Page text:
Time to rethink the impact of giving in the 'spirit of Christmas': Perpetual
December 06, 2011 (PRLEAP.COM) Business NewsWith the festive season ushering in a 'spirit of giving' that permeates the end-of-year more than any other time, Perpetual's General Manager of Philanthropy, Andrew Thomas, says some extra thought can add significantly more to the gift you give.
According to Mr Thomas, the definition of 'philanthropist' applies to all Australians who give something up for the good of others.
"A 'philanthropist' is defined as someone who is 'practically beneficent'. So from that perspective, philanthropists don't need to be extraordinarily wealthy to make a difference. Rather, every-day philanthropists should be asking how they can use what they have to make the biggest impact."
Altruism at Christmas often means hampers for the poor, presents for needy children, and gifts certificates for goats and chickens to help communities in developing countries. But Mr Thomas says, while all these activities are worthy, the difference between a one-off donation and a planned giving program is enormous.
"More and more people are setting up sustainable giving structures that provide consistent funding on an ongoing basis.
Rather than making a one-off donation at Christmas time, they are putting more thought into what cause they choose to support and how their money will be best used over a longer period of time," said Mr Thomas.
"The planned giving approach ensures funds for your selected charitable organisation are readily available when they need it – and most organisations need help throughout the year, not just at Christmas," he said.
"At Christmas, when the spirit of giving is most present, Australians should be looking at ways they can make their charitable donations last longer and have greater impact. Sustainable giving that makes a lasting difference should be the ultimate goal."
The 12 Days of Christmas Giving Guide
In the lead up to Christmas, here are our 12 top tips to becoming a more effective giver:
1. Have a clear idea on the issues you wish to support: will you give a lot of money to a few organisations, or will you give a little money to a lot of organisations?
2. Involve your children in the giving process. Let them have some input regarding the possible beneficiary, explain the impact of the gift and educate them on the concept of philanthropy. Educating children on the concept of giving, and instilling a sense of generosity for those in need at an early age can help develop the philanthropists of the future.
3. Consider loyalty – find a not-for-profit you wish to support and be consistent in the amount of money you give, and when you give it. This helps with their internal planning.
4. Save receipts and claim the tax back on all of your donations. Consider reinvesting the money you recoup back into your chosen charity.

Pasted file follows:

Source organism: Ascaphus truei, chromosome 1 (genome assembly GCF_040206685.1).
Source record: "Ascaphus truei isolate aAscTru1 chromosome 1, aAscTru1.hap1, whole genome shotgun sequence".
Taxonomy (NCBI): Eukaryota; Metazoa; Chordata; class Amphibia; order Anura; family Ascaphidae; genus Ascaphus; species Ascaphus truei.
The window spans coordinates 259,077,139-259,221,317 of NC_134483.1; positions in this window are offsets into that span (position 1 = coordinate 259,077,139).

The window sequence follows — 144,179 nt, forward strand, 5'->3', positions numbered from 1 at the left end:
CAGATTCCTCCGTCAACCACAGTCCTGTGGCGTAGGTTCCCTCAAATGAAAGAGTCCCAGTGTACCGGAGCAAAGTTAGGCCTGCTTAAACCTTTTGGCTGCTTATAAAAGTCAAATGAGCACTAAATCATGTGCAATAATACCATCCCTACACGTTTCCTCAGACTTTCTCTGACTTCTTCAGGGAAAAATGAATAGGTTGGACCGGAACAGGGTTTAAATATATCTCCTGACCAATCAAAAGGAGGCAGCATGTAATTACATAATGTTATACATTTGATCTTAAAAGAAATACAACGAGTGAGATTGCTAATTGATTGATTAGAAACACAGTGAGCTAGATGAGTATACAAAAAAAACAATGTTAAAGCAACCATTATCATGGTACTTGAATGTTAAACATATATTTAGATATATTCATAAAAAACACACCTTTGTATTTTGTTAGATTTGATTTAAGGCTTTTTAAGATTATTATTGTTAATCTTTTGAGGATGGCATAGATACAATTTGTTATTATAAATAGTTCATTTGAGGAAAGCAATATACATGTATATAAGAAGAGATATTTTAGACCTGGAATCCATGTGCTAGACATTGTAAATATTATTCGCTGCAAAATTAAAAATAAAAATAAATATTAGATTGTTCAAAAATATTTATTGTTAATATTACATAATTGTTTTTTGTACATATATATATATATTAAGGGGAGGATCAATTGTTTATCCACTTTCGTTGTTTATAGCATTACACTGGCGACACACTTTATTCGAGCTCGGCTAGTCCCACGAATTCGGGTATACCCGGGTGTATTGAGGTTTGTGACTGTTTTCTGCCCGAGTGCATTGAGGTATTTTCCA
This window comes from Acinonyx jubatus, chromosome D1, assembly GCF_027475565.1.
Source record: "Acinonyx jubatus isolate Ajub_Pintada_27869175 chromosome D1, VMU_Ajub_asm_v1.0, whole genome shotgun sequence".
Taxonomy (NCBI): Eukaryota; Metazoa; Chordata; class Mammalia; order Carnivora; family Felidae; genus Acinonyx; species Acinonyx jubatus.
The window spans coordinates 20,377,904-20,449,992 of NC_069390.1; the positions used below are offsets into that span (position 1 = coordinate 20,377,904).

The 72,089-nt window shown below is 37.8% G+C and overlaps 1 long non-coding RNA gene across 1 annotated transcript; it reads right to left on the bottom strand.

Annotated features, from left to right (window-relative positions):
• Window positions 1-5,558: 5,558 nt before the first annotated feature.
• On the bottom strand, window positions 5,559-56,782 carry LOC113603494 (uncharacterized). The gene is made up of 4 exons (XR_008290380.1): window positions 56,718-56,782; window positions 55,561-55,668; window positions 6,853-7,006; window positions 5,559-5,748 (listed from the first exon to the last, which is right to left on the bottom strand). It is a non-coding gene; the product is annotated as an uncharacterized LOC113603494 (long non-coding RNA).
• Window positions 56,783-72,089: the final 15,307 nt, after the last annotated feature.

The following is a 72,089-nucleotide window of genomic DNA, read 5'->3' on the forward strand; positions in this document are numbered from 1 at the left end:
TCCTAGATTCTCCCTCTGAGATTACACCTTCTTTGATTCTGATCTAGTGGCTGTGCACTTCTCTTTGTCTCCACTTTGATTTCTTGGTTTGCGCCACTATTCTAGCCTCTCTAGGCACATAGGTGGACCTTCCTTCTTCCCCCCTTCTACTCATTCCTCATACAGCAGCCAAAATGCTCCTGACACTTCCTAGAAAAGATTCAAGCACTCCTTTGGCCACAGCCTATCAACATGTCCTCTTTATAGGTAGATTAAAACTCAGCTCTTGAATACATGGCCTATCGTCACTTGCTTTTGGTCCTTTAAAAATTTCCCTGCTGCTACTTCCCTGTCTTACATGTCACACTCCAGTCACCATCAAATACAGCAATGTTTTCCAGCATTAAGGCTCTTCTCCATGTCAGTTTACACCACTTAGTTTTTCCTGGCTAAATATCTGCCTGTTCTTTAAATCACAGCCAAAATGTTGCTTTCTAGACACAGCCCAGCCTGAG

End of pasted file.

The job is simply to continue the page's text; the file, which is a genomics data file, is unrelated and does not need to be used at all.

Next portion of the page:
5. Do your research. If you're giving away hard-earned money, you want to know it's going to be used properly. Be aware of what your chosen charity or not-for-profit organisation is doing. Annual reports are a good place to start.
6. When selecting a charity to support, focus on outcomes, not outputs. Are the charity's activities having a real, tangible impact on society?
7. Don't focus too much on administration costs. Training and infrastructure means charities can do what they do better, so administration is just as important to them as it is to a for-profit company.
8. Longevity isn't always a sign of efficiency and ability. Just because a not-for-profit organisation has been around for some time doesn't mean you should choose it over a younger organisation.
9. Consider boosting a one-off gift with a donation of time or expertise to the charitable organisation you are giving money to. It'll make your monetary donation go further, as the organisation won't have to pay someone to do what you're helping out with for free. Plus, you can find out more about the organisation you're supporting and become more engaged with the work they're doing.
10. For those philanthropists looking at taking the next step in their giving, consider establishing an endowment within an existing public fund – like the Perpetual Foundation. It's tax effective, you don't have to worry about the management, and you can recommend which causes you'd like to support from investment income used from your initial donation.
11. Consider setting up your own charitable trust structure as an effective way to make a sustainable contribution to the community. A Private Ancillary Fund (PAF) is becoming increasingly popular, creating a charitable foundation where donors can have as little or as much input as they choose.
12. Obtain professional advice if you're unsure and need assistance with fulfilling your charitable intentions.
About Perpetual Philanthropic Services
Perpetual is one of the largest managers of private charitable foundations in Australia, with $1.2 billion in funds under management (as at 30 June 2011). Perpetual is trustee to more than 450 charitable trusts – including Private Ancillary Funds (PAFs) and the Perpetual Foundation - that support medical, social, environmental, religious, cultural and educational causes.
Perpetual Philanthropic Services is part of Perpetual Private Wealth which advises clients on $8.7 billion of funds (as at 30 June 2011). The Perpetual Private Wealth team of experts offer tailored advice and services and can help clients fulfill their charitable intentions. For more information, visit Perpetual Philanthropy.